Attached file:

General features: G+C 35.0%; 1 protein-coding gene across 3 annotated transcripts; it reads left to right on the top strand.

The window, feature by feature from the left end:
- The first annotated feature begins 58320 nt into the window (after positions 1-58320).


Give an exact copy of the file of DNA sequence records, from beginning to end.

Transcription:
General features: G+C 35.0%; 1 protein-coding gene across 3 annotated transcripts; it reads left to right on the top strand.

The window, feature by feature from the left end:
- The first annotated feature begins 58320 nt into the window (after positions 1-58320).